Difference: ComputeElementBenchmarking (1 vs. 2)

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Benchmarking the OSG Compute Element

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 rates and load on the host system for different configurations of the Compute Element as a function of rate of submission, and IO required for the submission.
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We wil want to be able to easily repeat these tests for different configurations of the CE, including
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We will want to be able to easily repeat these tests for different configurations of the CE, including
 WS-GRAM versus pre-WS-GRAM, as well as minor modifications of the way the CE is configured. We are thus going to first develop a testing framework.
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We will want to first guarantee that the node that hosts the OSG client is not overloaded in order to cleanly seperate any client load issues from server load issues. In a second step, we will then want to understand the impact of an overloaded client node on both server, as well as overall perceived reliability.

It is thus crucial to have trustworthy measurements of load on client and server throughout these tests. Similarily, it is crucial to measure job success independent of the condor-g client information in order to validate the latter.

 

Scope of testing

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The purpose of the testing is to find the operational point where the CE breaks down, and to understand the behaviour of the CE leading up to this point. We hypothesize that the CE will break down for one of the following reasons:

  • The steady rate of job submissions exceeds a max the CE can handle
  • A burst of submissions exceeds a max the CE can handle
  • The steady rate of job terminations exceeds a max the CE can handle, especially in combination with increasing stdout/stderr.
  • A burst of job terminations exceeds a max the CE can handle, especially in combination with increasing stdout/stderr.
  • A combination of all of the above exceeds the max the CE can handle.

We are particularly interested in documenting failure modes, as well as failure rates before the CE completely falls apart. In addition, we are interested to understand if there are scenarios for which the CE can get damaged by load in ways that aren't immediately apparent. E.g., does the reliability decrease, or functionality partially disappear after an "incomplete" recovery from an overload.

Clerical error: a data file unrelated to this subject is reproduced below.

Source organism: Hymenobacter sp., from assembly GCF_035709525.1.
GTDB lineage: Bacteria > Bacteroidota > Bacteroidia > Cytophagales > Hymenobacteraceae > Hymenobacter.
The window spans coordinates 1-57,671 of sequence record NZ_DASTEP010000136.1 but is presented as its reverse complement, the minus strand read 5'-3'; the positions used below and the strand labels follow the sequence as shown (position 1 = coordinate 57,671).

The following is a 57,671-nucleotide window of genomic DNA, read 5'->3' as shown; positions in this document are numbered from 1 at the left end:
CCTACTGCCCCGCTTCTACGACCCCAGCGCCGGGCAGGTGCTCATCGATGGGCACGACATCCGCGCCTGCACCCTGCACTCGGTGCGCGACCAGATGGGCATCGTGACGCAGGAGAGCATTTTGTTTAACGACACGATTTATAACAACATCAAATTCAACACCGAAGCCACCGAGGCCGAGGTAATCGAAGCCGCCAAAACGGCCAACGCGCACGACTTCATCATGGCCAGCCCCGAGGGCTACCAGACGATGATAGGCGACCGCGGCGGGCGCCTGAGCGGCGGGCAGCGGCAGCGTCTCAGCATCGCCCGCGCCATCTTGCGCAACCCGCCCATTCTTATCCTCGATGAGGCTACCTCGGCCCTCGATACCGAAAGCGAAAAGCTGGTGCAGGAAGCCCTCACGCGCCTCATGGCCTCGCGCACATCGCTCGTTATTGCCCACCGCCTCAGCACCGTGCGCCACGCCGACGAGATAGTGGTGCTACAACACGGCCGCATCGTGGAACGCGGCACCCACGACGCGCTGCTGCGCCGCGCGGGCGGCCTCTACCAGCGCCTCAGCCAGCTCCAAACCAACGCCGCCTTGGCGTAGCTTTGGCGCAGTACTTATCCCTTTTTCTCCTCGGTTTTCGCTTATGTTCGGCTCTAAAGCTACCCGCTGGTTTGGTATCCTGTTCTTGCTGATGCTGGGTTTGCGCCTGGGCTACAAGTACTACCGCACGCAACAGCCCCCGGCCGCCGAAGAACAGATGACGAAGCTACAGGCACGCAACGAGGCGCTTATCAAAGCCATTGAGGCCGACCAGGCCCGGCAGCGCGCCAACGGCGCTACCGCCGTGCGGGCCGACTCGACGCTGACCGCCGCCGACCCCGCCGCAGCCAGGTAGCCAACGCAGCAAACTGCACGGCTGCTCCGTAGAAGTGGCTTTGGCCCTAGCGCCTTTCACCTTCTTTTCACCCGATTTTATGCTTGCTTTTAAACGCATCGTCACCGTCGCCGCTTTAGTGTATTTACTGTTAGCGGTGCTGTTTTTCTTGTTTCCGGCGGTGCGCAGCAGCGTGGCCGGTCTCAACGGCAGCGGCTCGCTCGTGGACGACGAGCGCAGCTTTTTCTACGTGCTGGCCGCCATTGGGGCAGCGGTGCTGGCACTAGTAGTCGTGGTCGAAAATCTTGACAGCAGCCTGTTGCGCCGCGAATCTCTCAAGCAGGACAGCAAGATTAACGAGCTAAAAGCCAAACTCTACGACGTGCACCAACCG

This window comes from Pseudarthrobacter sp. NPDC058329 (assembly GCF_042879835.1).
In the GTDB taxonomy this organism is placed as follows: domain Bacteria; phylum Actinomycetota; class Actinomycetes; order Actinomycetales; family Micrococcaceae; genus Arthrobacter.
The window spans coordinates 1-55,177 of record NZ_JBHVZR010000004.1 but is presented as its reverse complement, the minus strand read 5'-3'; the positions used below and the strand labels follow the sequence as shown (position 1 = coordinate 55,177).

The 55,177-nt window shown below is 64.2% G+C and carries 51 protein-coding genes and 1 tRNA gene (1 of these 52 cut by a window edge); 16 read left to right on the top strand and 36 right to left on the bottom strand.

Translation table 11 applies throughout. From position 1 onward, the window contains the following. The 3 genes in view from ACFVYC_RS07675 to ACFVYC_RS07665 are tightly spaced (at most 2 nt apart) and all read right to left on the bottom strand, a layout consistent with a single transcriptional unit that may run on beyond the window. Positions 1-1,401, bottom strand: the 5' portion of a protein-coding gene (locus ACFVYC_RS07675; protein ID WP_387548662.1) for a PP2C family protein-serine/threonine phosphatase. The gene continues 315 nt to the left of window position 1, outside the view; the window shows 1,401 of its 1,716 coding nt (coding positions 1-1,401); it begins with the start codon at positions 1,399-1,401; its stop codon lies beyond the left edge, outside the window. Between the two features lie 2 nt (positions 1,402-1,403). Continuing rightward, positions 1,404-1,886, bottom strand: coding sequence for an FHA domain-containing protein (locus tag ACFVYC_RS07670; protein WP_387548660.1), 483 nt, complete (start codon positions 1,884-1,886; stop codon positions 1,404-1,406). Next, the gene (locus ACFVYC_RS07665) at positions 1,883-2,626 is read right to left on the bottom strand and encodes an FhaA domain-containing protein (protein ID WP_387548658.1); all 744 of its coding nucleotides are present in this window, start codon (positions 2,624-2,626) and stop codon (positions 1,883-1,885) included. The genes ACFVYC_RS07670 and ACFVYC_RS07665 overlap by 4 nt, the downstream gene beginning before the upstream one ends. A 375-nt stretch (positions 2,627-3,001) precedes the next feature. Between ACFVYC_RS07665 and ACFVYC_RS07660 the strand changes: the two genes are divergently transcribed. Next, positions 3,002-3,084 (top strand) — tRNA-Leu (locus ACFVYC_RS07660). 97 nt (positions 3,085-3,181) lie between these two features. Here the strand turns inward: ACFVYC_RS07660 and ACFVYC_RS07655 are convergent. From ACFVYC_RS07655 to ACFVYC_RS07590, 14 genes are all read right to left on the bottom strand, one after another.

In addition to straightforward use for job submission, we are interested in testing for overload conditions related to simultaneous load from:

  • gridftp transfers and job submission
  • use of managed fork and job submission, including the LIGO use case of gridftp jobs submitted via managed fork.
  • impact of overloading the client host on the CE.

The last item may deserve some explanation. We understand that the gridmonitor depends on proper functioning of the client. We are thus curious to see if it is possible to negatively impact a CE by driving the node that hosts the submission client into overload.

In all of this we should distinguish failure modes according to the following:

  • submissions fail, i.e. the CE is unable to accept additional submissions.
  • jobs are successfuly submitted according to condor-g info at the client but never successfully started up.
  • jobs start up successfully but then end in hold state, or fail according to condor-g info. For these cases we will want to distinguish between jobs that successfully complete but fail to move stdout/stderr back to the client, and jobs that somehow get killed due to CE overloads. This distinction is practically important because some VOs might choose not to depend at all on the grid middleware for the job exit handling. Such a VO would not be affected by exit handling failures on the CE.
  • jobs that disappear without a trace from the perspective of the condor-g info. Here we want to understand in detail why this happens.

 

CE Configurations to test

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Benchmarking the OSG Compute Element

Overview

As part of the OSG extensions work, we want to gain a quantitative understanding of the scalability and reliability of the OSG Compute Element. This includes understanding failure rates and load on the host system for different configurations of the Compute Element as a function of rate of submission, and IO required for the submission.

We wil want to be able to easily repeat these tests for different configurations of the CE, including WS-GRAM versus pre-WS-GRAM, as well as minor modifications of the way the CE is configured. We are thus going to first develop a testing framework.

Scope of testing

CE Configurations to test

The base configuration we start with is an NFS-lite compute element with Condor as batch system for which both the condor collector and negotiator are hosted on a different system. We use Condor 6.9.1 to benefit from the latest condor scalability improvements. We mimic a large cluster by adding additional 3200 vm's to the UCSD production cluster. These additional vm's are accessible via two dedicated CE's. The tests will include sleep jobs of varying types and rates as discussed above.

  • OSG CE as in OSG 0.4.1 (however with managed fork propperly configured!)
  • OSG CE as in OSG 0.4.1 but with changes to which processes run at what priority at the OS
  • OSG CE as in previous test but replacing ML with GRATIA for accounting and BDII with CEMon for advertizing.
  • OSG CE as in previous test but with the new exponential back-off feature in the GRAM<->condor-g communications implemtented.

-- FkW - 13 Dec 2006

 
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